All told, U.S. waste-energy recycling is contributing about 10,000 megawatts of electric power to the national total each year, according to the latest available data. Yet, according to a recent study for the U.S. Environmental Protection Agency, more than 10 times that amount could be generated in 19 different U.S. industries just by recycling wasted heat. Most of it would be electricity replacing electric power currently purchased from coal- or natural gas-burning utilities. To put that potential in a broader perspective, we should note that waste-energy recycling of the kind we have been describing is a form of combined heat and power (CHP), which includes the even larger potential to be achieved by exploiting the waste heat emitted by electric power plants (see page 37). The heat from power plants can’t be used to generate electricity because it is too low in temperature, but if the generation is moved to local production in the places where low-temperature heat could be used for heating homes and buildings, the largest single drain on U.S. primary energy could be largely eliminated. Data for CHP don’t always separate out local-production CHP from high-temperature waste-stream recycling, but it is noteworthy that while the United States uses relatively little of either, both forms are now widely used in some other countries. One reason Arcelor Mittal was receptive to energy recycling in Indiana was that this technology is now widely used in northern Europe and Japan, where Mittal has other operations. Denmark now generates over 50 percent of its electricity by waste-energy recycling or CHP; Finland gets 40 percent, and Russia gets over 30 percent. U.S. industries have barely scratched the surface. The 14 steel plants recycling waste heat or flare gas, for example, constitute only 2 percent of the plants in the U.S. steel industry.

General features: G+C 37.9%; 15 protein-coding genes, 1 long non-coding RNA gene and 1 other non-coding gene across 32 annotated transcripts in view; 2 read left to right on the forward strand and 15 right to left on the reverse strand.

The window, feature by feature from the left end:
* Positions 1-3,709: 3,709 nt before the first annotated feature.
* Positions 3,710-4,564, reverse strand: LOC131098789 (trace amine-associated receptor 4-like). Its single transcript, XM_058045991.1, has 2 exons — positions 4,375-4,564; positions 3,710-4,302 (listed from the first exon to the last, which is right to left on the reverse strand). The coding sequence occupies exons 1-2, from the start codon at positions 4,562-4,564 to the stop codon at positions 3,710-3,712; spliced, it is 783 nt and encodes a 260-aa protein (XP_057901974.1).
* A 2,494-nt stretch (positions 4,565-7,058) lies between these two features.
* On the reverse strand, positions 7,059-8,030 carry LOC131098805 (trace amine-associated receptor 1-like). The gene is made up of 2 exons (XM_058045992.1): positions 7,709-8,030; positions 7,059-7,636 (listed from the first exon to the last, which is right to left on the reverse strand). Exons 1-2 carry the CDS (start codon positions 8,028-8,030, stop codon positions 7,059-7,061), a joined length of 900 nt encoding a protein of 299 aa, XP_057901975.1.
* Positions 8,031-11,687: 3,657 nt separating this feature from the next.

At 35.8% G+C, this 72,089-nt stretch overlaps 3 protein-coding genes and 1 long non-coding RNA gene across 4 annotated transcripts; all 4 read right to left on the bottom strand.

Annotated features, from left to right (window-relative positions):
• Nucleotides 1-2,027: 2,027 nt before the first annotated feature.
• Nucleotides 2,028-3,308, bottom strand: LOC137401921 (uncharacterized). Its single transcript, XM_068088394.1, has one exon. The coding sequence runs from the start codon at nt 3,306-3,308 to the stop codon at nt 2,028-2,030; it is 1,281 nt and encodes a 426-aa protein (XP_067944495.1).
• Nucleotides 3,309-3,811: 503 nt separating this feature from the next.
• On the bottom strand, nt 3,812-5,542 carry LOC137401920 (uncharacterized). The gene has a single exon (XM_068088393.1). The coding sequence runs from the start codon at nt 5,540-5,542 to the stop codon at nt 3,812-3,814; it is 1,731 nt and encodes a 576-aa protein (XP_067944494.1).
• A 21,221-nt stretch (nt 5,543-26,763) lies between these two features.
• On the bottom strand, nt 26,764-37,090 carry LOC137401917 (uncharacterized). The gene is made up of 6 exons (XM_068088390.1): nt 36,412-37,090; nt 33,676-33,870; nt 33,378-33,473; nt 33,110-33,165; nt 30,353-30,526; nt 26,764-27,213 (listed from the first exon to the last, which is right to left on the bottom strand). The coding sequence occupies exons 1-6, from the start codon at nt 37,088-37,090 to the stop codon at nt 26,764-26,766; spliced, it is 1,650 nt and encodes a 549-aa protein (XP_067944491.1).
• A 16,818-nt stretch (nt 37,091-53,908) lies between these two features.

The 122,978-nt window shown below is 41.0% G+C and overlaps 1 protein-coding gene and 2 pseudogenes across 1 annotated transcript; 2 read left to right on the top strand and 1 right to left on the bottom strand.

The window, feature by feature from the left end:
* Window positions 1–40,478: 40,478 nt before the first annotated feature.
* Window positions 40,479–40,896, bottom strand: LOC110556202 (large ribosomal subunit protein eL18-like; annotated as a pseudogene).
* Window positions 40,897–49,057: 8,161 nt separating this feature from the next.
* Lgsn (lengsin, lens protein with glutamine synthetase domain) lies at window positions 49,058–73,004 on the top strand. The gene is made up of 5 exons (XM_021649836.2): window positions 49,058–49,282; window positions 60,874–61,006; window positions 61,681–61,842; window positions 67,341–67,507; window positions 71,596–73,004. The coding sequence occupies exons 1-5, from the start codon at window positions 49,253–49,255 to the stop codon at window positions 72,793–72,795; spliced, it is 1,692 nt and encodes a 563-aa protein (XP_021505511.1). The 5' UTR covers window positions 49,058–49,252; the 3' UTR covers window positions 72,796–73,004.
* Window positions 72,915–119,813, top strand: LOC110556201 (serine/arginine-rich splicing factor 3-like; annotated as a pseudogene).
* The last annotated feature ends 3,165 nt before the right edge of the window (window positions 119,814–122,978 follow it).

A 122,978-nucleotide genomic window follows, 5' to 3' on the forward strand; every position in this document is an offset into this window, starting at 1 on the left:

“You seem to have an either or mentality”

    Not at all – I just think your suggested approach is completely misguided. The UK situation as reported by Poyry is that industrial CHP could contribute the equivalent of approx 8 nuclear plants. We already have industrial scale implementation of the technology. Despite this at one of the prime candidate sites we will be building a 2GW CCGT plant using imported NG. IMO if we put our energies into realising these type of opportunities, rather than creating antigravity so we can mine the moons of other planets, we’d all benefit from a dramatically improved energy supply system whilst we make a transition to the post fossil era.

    Please read the links in full, do some research and reconsider your position re: “The Solution to Future Energy Needs and Global Pollution”.

    Or agree to differ?

  43. lweinstein said

    Here is another article on Space Solar power. The point of that one is it is doable, but present plans are probably too expensive. My approach addresses that issue.

  44. Peter S said

    Dr Lweinstein’s article appears to merge to separate ideas into one. Whilst Solar Power Satellites of the type he outlines may be feasable, building them from distant moons is currently fanciful and will likely remain so for the next few centuries.

    Clearly, Solar Power Satellites would be best built on earth and lifted into orbit. Dr Lweinstein limits his thinking to the current, self imposed, boundaries on ‘lifting’ technology. I remember reading about the development – back in the 1950’s – of launching nuclear-powered space craft. I remember reading this method of propulsion could lift a vehicle the size and weight of an ocean liner into space through a series of controlled atomic explosions during accent.